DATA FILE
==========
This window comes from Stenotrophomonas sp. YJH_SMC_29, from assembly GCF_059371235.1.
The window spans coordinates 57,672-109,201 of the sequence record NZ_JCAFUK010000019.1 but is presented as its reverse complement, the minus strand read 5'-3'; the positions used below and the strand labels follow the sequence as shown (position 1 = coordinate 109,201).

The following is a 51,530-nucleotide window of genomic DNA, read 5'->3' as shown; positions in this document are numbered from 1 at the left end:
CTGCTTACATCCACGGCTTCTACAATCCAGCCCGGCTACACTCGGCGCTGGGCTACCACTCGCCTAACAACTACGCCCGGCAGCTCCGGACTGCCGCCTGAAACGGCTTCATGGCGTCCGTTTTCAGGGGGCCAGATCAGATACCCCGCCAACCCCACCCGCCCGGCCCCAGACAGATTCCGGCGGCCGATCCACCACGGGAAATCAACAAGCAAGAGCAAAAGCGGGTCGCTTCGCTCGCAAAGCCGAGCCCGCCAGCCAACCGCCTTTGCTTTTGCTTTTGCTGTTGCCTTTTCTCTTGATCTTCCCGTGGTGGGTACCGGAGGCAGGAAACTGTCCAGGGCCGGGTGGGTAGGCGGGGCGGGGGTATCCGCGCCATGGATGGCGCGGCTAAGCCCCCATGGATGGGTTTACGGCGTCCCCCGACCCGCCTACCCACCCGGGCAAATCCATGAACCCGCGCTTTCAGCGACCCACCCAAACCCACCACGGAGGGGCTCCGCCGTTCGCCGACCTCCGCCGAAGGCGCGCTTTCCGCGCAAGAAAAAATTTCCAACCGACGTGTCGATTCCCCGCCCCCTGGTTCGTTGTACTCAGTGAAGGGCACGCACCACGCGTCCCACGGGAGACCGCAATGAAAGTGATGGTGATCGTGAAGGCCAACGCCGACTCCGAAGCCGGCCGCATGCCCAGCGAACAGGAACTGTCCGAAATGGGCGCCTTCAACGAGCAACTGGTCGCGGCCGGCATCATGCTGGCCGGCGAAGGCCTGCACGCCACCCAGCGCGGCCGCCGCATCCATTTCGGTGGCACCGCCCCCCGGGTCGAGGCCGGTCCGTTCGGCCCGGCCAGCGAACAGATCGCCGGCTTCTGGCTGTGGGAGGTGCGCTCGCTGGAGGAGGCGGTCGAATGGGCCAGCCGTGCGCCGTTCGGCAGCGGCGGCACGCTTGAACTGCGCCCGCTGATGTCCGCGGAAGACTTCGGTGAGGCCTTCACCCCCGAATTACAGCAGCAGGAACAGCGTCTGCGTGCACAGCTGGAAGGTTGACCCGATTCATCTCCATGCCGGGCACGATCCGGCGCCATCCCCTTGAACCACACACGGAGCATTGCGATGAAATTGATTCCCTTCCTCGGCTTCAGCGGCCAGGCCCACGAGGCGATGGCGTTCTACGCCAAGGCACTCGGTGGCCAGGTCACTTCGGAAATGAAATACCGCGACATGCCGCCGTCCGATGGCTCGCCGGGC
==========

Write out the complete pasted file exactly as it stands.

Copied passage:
This window comes from Stenotrophomonas sp. YJH_SMC_29, from assembly GCF_059371235.1.
The window spans coordinates 57,672-109,201 of the sequence record NZ_JCAFUK010000019.1 but is presented as its reverse complement, the minus strand read 5'-3'; the positions used below and the strand labels follow the sequence as shown (position 1 = coordinate 109,201).

The following is a 51,530-nucleotide window of genomic DNA, read 5'->3' as shown; positions in this document are numbered from 1 at the left end:
CTGCTTACATCCACGGCTTCTACAATCCAGCCCGGCTACACTCGGCGCTGGGCTACCACTCGCCTAACAACTACGCCCGGCAGCTCCGGACTGCCGCCTGAAACGGCTTCATGGCGTCCGTTTTCAGGGGGCCAGATCAGATACCCCGCCAACCCCACCCGCCCGGCCCCAGACAGATTCCGGCGGCCGATCCACCACGGGAAATCAACAAGCAAGAGCAAAAGCGGGTCGCTTCGCTCGCAAAGCCGAGCCCGCCAGCCAACCGCCTTTGCTTTTGCTTTTGCTGTTGCCTTTTCTCTTGATCTTCCCGTGGTGGGTACCGGAGGCAGGAAACTGTCCAGGGCCGGGTGGGTAGGCGGGGCGGGGGTATCCGCGCCATGGATGGCGCGGCTAAGCCCCCATGGATGGGTTTACGGCGTCCCCCGACCCGCCTACCCACCCGGGCAAATCCATGAACCCGCGCTTTCAGCGACCCACCCAAACCCACCACGGAGGGGCTCCGCCGTTCGCCGACCTCCGCCGAAGGCGCGCTTTCCGCGCAAGAAAAAATTTCCAACCGACGTGTCGATTCCCCGCCCCCTGGTTCGTTGTACTCAGTGAAGGGCACGCACCACGCGTCCCACGGGAGACCGCAATGAAAGTGATGGTGATCGTGAAGGCCAACGCCGACTCCGAAGCCGGCCGCATGCCCAGCGAACAGGAACTGTCCGAAATGGGCGCCTTCAACGAGCAACTGGTCGCGGCCGGCATCATGCTGGCCGGCGAAGGCCTGCACGCCACCCAGCGCGGCCGCCGCATCCATTTCGGTGGCACCGCCCCCCGGGTCGAGGCCGGTCCGTTCGGCCCGGCCAGCGAACAGATCGCCGGCTTCTGGCTGTGGGAGGTGCGCTCGCTGGAGGAGGCGGTCGAATGGGCCAGCCGTGCGCCGTTCGGCAGCGGCGGCACGCTTGAACTGCGCCCGCTGATGTCCGCGGAAGACTTCGGTGAGGCCTTCACCCCCGAATTACAGCAGCAGGAACAGCGTCTGCGTGCACAGCTGGAAGGTTGACCCGATTCATCTCCATGCCGGGCACGATCCGGCGCCATCCCCTTGAACCACACACGGAGCATTGCGATGAAATTGATTCCCTTCCTCGGCTTCAGCGGCCAGGCCCACGAGGCGATGGCGTTCTACGCCAAGGCACTCGGTGGCCAGGTCACTTCGGAAATGAAATACCGCGACATGCCGCCGTCCGATGGCTCGCCGGGC